The city is giving big trucks a wider berth to the beach.
Fifteen feet wider, to be exact.
On Saturday, crews finished installing a ring of raised paving bricks inside the inner lane of the Clearwater Beach roundabout. The $82,000 project, called a "truck apron," was built to withstand the weight of long trailers that sometimes get hung up navigating the busy traffic circle. Landscape crews working at the center of the roundabout will also be able to park there.
But city officials say the apron comes with strings.
Namely, it is off limits to everyone who is not a city worker, a large truck driver or broken down in the roundabout.
It's especially off limits to pedestrians.
"We don't want anybody in the island," said Ray Boler, assistant public services director for the city.
On Monday, though, some wondered if the bricks, which resemble pedestrian passages nearby, will attract walkers.
"I thought it was a walkway," said Kalpana Patel, desk clerk at the Best Value Inn on Eastshore Drive. "It looks like a walkway."
Daljit Kumar, manager of SAI T-shirt on Mandalay Avenue, agreed the apron looks like a sidewalk. But it should help shrink traffic backups, he said.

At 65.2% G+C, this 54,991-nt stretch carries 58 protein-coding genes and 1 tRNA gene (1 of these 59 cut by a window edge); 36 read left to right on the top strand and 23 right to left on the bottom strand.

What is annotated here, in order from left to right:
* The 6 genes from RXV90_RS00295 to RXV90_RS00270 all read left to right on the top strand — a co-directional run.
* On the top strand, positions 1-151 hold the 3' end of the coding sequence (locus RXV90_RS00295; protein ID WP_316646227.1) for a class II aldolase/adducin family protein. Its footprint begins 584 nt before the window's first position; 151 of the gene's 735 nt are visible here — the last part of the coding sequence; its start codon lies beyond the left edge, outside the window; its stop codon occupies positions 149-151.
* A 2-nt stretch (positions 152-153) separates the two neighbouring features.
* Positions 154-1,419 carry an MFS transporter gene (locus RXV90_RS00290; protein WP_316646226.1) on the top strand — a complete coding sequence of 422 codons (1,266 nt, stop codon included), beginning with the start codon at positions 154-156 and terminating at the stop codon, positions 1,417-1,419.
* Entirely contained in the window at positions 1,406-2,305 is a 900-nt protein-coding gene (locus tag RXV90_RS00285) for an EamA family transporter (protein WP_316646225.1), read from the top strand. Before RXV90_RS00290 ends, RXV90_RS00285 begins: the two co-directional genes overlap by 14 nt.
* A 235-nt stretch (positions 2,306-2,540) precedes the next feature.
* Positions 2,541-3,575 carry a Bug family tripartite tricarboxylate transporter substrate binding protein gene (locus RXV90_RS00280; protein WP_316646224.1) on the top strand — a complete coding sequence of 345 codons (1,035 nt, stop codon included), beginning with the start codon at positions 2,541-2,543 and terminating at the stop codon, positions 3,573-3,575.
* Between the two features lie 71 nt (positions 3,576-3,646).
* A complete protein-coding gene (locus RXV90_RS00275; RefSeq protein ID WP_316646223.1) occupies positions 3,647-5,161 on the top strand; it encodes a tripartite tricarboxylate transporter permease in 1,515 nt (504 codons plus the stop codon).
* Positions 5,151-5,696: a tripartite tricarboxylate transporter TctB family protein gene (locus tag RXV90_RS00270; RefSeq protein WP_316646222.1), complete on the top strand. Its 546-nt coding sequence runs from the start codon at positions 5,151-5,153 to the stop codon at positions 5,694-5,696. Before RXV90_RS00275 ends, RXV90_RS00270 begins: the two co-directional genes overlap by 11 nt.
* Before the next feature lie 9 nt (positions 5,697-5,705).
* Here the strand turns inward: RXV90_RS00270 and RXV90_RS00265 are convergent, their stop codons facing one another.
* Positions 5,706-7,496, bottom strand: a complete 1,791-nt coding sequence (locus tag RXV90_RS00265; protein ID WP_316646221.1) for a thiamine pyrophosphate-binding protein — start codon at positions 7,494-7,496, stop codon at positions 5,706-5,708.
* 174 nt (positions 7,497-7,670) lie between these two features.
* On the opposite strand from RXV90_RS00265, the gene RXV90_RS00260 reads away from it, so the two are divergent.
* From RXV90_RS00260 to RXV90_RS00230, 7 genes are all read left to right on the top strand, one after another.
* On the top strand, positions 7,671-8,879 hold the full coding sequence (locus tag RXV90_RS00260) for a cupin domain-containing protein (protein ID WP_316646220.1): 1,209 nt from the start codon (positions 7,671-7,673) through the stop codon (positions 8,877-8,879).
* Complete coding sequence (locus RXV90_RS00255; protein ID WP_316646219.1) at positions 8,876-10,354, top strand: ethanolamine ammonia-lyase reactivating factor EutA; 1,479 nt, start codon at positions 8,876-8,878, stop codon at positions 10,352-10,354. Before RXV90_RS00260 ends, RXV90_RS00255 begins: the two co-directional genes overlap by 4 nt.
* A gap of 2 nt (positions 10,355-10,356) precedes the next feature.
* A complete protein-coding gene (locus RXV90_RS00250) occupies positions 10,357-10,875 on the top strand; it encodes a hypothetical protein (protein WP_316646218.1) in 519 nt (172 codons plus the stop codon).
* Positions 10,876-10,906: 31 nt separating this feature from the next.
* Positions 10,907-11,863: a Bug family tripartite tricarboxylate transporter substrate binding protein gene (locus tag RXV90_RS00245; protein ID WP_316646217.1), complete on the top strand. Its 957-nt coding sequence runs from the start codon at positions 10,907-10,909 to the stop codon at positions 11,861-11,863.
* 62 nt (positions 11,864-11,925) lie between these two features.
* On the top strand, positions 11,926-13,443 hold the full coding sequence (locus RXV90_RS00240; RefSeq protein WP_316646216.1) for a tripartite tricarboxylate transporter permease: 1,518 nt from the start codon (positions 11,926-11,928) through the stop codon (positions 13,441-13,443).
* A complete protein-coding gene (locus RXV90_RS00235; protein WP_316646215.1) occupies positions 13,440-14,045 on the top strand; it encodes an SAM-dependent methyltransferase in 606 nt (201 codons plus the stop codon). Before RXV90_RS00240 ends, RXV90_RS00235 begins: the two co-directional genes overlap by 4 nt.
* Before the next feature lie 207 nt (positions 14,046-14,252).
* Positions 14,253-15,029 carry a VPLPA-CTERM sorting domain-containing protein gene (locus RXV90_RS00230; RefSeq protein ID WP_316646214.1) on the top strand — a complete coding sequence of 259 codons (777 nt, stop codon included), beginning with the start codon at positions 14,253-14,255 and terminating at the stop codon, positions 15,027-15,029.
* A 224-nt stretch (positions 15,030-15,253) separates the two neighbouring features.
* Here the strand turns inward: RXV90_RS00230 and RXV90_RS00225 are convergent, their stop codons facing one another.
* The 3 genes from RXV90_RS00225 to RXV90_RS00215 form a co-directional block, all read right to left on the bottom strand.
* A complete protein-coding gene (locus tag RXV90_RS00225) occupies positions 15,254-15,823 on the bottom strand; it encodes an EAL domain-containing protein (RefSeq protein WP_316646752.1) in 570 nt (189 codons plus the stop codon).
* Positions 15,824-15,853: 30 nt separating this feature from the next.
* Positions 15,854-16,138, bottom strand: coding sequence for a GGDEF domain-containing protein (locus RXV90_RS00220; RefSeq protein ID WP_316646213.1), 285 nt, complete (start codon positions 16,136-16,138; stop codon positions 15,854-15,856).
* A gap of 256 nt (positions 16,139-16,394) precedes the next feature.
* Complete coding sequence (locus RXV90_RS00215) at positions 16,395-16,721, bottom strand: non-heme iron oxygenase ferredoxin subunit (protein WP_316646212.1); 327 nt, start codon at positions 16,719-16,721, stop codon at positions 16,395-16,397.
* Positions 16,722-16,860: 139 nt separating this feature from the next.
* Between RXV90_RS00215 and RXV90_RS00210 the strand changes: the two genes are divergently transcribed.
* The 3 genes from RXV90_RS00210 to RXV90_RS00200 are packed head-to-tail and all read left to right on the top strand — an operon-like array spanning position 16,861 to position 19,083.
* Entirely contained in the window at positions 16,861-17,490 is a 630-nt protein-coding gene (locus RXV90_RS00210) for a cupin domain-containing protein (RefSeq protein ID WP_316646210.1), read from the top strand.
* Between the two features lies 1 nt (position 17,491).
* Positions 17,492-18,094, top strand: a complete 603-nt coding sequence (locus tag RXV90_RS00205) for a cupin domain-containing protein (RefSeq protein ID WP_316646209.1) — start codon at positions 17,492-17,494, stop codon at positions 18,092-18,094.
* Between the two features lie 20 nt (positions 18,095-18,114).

"I think it's better than before," said Kumar. "At least somebody can park if they get in trouble. Because this roundabout makes a lot of accidents. You know that."
The truck apron is part of a string of changes planned for the roundabout. Last year, crews demolished the landmark's center fountain, and the roadway is scheduled to be resurfaced late this summer as part of continuing streetscape improvements on Mandalay Avenue.
City officials are drafting a plan to consider some type of public art to replace the fountain.
_ Jennifer Farrell can be reached at (727) 445-4160 or farrellsptimes.com.